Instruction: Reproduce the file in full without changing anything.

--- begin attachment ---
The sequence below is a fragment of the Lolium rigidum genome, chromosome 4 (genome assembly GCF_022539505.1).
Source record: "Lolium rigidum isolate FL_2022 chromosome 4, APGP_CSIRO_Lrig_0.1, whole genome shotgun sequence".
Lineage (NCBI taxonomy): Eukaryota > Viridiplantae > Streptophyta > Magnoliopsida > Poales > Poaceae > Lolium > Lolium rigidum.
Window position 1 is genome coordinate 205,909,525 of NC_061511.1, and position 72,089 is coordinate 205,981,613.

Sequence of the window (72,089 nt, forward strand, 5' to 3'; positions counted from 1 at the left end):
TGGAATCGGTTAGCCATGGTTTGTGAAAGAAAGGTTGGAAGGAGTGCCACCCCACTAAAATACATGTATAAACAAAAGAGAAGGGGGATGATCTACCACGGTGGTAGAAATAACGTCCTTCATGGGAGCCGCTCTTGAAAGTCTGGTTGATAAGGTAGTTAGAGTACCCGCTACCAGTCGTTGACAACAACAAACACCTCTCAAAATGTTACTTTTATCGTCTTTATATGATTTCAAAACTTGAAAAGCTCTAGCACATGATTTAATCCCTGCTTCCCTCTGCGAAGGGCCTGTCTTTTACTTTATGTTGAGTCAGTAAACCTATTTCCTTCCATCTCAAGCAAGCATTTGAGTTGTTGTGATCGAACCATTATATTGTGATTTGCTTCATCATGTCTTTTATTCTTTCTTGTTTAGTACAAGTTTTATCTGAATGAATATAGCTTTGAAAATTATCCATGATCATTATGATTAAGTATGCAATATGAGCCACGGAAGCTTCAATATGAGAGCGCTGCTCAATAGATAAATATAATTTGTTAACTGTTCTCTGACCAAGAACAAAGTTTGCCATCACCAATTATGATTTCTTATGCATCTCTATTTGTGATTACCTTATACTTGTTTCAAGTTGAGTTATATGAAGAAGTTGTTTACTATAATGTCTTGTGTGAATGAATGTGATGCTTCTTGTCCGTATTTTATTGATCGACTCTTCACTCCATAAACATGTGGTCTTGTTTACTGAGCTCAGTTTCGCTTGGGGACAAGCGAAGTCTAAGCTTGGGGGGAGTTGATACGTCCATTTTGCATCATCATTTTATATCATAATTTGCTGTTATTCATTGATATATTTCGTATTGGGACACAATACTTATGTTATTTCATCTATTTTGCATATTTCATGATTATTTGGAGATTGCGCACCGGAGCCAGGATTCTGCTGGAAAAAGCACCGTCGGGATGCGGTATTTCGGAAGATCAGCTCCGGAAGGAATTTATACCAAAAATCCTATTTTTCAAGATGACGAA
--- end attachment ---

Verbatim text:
The sequence below is a fragment of the Lolium rigidum genome, chromosome 4 (genome assembly GCF_022539505.1).
Source record: "Lolium rigidum isolate FL_2022 chromosome 4, APGP_CSIRO_Lrig_0.1, whole genome shotgun sequence".
Lineage (NCBI taxonomy): Eukaryota > Viridiplantae > Streptophyta > Magnoliopsida > Poales > Poaceae > Lolium > Lolium rigidum.
Window position 1 is genome coordinate 205,909,525 of NC_061511.1, and position 72,089 is coordinate 205,981,613.

Sequence of the window (72,089 nt, forward strand, 5' to 3'; positions counted from 1 at the left end):
TGGAATCGGTTAGCCATGGTTTGTGAAAGAAAGGTTGGAAGGAGTGCCACCCCACTAAAATACATGTATAAACAAAAGAGAAGGGGGATGATCTACCACGGTGGTAGAAATAACGTCCTTCATGGGAGCCGCTCTTGAAAGTCTGGTTGATAAGGTAGTTAGAGTACCCGCTACCAGTCGTTGACAACAACAAACACCTCTCAAAATGTTACTTTTATCGTCTTTATATGATTTCAAAACTTGAAAAGCTCTAGCACATGATTTAATCCCTGCTTCCCTCTGCGAAGGGCCTGTCTTTTACTTTATGTTGAGTCAGTAAACCTATTTCCTTCCATCTCAAGCAAGCATTTGAGTTGTTGTGATCGAACCATTATATTGTGATTTGCTTCATCATGTCTTTTATTCTTTCTTGTTTAGTACAAGTTTTATCTGAATGAATATAGCTTTGAAAATTATCCATGATCATTATGATTAAGTATGCAATATGAGCCACGGAAGCTTCAATATGAGAGCGCTGCTCAATAGATAAATATAATTTGTTAACTGTTCTCTGACCAAGAACAAAGTTTGCCATCACCAATTATGATTTCTTATGCATCTCTATTTGTGATTACCTTATACTTGTTTCAAGTTGAGTTATATGAAGAAGTTGTTTACTATAATGTCTTGTGTGAATGAATGTGATGCTTCTTGTCCGTATTTTATTGATCGACTCTTCACTCCATAAACATGTGGTCTTGTTTACTGAGCTCAGTTTCGCTTGGGGACAAGCGAAGTCTAAGCTTGGGGGGAGTTGATACGTCCATTTTGCATCATCATTTTATATCATAATTTGCTGTTATTCATTGATATATTTCGTATTGGGACACAATACTTATGTTATTTCATCTATTTTGCATATTTCATGATTATTTGGAGATTGCGCACCGGAGCCAGGATTCTGCTGGAAAAAGCACCGTCGGGATGCGGTATTTCGGAAGATCAGCTCCGGAAGGAATTTATACCAAAAATCCTATTTTTCAAGATGACGAA